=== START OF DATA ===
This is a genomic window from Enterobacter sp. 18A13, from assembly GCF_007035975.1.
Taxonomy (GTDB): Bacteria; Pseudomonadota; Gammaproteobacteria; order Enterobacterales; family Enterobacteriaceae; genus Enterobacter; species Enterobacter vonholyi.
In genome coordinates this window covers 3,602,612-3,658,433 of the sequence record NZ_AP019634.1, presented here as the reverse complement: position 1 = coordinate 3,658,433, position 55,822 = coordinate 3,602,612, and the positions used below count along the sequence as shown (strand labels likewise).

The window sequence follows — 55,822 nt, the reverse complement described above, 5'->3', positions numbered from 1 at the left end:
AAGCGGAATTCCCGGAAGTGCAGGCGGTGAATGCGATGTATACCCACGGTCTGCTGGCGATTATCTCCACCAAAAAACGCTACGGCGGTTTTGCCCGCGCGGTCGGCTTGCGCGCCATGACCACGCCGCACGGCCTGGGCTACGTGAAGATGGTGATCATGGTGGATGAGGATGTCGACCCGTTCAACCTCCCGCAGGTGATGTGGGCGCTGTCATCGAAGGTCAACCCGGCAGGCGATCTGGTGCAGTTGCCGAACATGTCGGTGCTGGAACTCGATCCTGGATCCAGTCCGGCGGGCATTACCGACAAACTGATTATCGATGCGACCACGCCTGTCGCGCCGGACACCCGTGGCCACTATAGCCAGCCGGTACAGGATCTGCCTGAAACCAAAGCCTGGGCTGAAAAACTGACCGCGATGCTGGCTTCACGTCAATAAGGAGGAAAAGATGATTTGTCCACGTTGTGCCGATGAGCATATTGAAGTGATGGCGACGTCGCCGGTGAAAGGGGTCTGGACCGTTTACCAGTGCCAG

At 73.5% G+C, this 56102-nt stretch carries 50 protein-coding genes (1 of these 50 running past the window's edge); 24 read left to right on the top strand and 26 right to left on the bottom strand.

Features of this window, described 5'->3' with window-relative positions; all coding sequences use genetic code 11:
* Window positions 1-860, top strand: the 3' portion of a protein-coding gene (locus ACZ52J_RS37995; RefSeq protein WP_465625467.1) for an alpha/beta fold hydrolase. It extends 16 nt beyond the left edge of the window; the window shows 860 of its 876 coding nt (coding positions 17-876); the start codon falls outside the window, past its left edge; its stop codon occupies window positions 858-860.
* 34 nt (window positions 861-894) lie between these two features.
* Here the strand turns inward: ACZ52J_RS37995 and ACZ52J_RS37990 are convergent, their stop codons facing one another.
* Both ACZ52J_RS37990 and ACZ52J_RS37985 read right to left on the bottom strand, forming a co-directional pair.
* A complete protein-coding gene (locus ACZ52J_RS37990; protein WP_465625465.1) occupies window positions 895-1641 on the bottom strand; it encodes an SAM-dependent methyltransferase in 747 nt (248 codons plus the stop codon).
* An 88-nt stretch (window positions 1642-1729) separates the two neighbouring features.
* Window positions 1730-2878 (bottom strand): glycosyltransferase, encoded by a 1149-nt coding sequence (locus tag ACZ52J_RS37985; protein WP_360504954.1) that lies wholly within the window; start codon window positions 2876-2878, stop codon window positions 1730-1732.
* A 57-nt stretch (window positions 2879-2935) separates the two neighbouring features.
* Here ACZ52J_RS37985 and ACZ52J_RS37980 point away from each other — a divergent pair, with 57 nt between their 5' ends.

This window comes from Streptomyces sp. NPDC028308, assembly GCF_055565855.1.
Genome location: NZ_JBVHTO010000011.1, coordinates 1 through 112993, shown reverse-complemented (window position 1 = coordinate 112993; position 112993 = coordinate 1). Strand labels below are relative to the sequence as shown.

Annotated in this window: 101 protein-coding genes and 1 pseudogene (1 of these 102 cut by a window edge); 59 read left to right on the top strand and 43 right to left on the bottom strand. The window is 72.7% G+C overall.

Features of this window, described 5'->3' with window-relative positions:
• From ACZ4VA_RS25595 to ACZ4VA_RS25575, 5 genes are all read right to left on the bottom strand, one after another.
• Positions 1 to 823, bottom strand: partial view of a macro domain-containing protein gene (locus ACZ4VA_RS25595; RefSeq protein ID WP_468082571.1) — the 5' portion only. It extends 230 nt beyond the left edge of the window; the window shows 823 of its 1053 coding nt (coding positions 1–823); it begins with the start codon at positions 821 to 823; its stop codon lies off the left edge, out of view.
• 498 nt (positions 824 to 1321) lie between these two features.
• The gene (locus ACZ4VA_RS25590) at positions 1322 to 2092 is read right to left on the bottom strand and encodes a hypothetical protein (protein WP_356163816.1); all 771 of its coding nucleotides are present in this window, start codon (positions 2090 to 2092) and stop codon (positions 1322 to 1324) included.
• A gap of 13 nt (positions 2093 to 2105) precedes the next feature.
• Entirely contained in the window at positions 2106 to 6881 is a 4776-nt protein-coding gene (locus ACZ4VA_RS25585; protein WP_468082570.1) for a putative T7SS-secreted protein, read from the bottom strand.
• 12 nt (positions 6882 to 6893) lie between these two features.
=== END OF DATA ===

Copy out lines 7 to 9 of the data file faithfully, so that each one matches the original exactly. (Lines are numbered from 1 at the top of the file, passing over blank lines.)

Features of this window, described 5'->3' with window-relative positions; all coding sequences use genetic code 11:
* Window positions 1-860, top strand: the 3' portion of a protein-coding gene (locus ACZ52J_RS37995; RefSeq protein WP_465625467.1) for an alpha/beta fold hydrolase. It extends 16 nt beyond the left edge of the window; the window shows 860 of its 876 coding nt (coding positions 17-876); the start codon falls outside the window, past its left edge; its stop codon occupies window positions 858-860.
* 34 nt (window positions 861-894) lie between these two features.